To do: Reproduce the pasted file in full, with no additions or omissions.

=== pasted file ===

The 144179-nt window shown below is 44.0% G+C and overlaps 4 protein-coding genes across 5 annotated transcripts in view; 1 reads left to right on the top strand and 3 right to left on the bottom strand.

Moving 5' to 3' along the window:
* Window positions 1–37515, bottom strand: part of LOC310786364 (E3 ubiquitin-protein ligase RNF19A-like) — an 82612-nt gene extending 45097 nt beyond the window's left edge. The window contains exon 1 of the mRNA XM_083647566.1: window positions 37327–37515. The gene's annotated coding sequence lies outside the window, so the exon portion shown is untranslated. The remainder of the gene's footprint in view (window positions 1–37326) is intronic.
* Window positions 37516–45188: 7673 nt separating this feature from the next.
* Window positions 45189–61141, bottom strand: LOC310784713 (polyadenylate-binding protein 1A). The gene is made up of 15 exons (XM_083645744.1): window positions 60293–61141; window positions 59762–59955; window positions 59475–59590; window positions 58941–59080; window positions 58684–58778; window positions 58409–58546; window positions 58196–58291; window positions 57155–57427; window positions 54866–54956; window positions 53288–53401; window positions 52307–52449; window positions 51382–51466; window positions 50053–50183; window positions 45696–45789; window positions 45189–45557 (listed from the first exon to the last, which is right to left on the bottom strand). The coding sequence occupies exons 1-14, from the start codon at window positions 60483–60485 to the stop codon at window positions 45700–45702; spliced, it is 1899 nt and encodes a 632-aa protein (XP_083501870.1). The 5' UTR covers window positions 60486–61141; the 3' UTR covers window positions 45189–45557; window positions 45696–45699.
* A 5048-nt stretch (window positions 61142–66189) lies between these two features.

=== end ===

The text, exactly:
The 144179-nt window shown below is 44.0% G+C and overlaps 4 protein-coding genes across 5 annotated transcripts in view; 1 reads left to right on the top strand and 3 right to left on the bottom strand.

Moving 5' to 3' along the window:
* Window positions 1–37515, bottom strand: part of LOC310786364 (E3 ubiquitin-protein ligase RNF19A-like) — an 82612-nt gene extending 45097 nt beyond the window's left edge. The window contains exon 1 of the mRNA XM_083647566.1: window positions 37327–37515. The gene's annotated coding sequence lies outside the window, so the exon portion shown is untranslated. The remainder of the gene's footprint in view (window positions 1–37326) is intronic.
* Window positions 37516–45188: 7673 nt separating this feature from the next.
* Window positions 45189–61141, bottom strand: LOC310784713 (polyadenylate-binding protein 1A). The gene is made up of 15 exons (XM_083645744.1): window positions 60293–61141; window positions 59762–59955; window positions 59475–59590; window positions 58941–59080; window positions 58684–58778; window positions 58409–58546; window positions 58196–58291; window positions 57155–57427; window positions 54866–54956; window positions 53288–53401; window positions 52307–52449; window positions 51382–51466; window positions 50053–50183; window positions 45696–45789; window positions 45189–45557 (listed from the first exon to the last, which is right to left on the bottom strand). The coding sequence occupies exons 1-14, from the start codon at window positions 60483–60485 to the stop codon at window positions 45700–45702; spliced, it is 1899 nt and encodes a 632-aa protein (XP_083501870.1). The 5' UTR covers window positions 60486–61141; the 3' UTR covers window positions 45189–45557; window positions 45696–45699.
* A 5048-nt stretch (window positions 61142–66189) lies between these two features.